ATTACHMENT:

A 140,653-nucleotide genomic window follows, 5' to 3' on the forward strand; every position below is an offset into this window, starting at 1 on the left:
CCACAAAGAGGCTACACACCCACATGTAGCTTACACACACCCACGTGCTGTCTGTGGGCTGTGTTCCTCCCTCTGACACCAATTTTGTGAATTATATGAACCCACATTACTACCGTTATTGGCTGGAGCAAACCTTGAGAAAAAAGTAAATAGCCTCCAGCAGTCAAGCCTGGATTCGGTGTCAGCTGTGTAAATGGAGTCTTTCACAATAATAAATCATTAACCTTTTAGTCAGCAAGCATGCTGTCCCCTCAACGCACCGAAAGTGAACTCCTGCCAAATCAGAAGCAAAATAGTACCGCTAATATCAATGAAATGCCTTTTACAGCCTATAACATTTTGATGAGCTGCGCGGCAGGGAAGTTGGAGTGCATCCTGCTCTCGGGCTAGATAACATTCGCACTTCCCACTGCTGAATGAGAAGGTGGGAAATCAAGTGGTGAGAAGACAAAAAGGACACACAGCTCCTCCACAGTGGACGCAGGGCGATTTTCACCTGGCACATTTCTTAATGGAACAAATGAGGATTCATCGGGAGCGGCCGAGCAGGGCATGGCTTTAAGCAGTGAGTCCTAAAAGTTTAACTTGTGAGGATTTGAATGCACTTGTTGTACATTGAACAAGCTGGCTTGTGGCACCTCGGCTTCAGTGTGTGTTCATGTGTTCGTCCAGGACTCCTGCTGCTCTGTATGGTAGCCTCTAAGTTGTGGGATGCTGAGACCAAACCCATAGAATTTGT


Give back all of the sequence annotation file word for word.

A 140,653-nucleotide genomic window follows, 5' to 3' on the forward strand; every position below is an offset into this window, starting at 1 on the left:
CCACAAAGAGGCTACACACCCACATGTAGCTTACACACACCCACGTGCTGTCTGTGGGCTGTGTTCCTCCCTCTGACACCAATTTTGTGAATTATATGAACCCACATTACTACCGTTATTGGCTGGAGCAAACCTTGAGAAAAAAGTAAATAGCCTCCAGCAGTCAAGCCTGGATTCGGTGTCAGCTGTGTAAATGGAGTCTTTCACAATAATAAATCATTAACCTTTTAGTCAGCAAGCATGCTGTCCCCTCAACGCACCGAAAGTGAACTCCTGCCAAATCAGAAGCAAAATAGTACCGCTAATATCAATGAAATGCCTTTTACAGCCTATAACATTTTGATGAGCTGCGCGGCAGGGAAGTTGGAGTGCATCCTGCTCTCGGGCTAGATAACATTCGCACTTCCCACTGCTGAATGAGAAGGTGGGAAATCAAGTGGTGAGAAGACAAAAAGGACACACAGCTCCTCCACAGTGGACGCAGGGCGATTTTCACCTGGCACATTTCTTAATGGAACAAATGAGGATTCATCGGGAGCGGCCGAGCAGGGCATGGCTTTAAGCAGTGAGTCCTAAAAGTTTAACTTGTGAGGATTTGAATGCACTTGTTGTACATTGAACAAGCTGGCTTGTGGCACCTCGGCTTCAGTGTGTGTTCATGTGTTCGTCCAGGACTCCTGCTGCTCTGTATGGTAGCCTCTAAGTTGTGGGATGCTGAGACCAAACCCATAGAATTTGT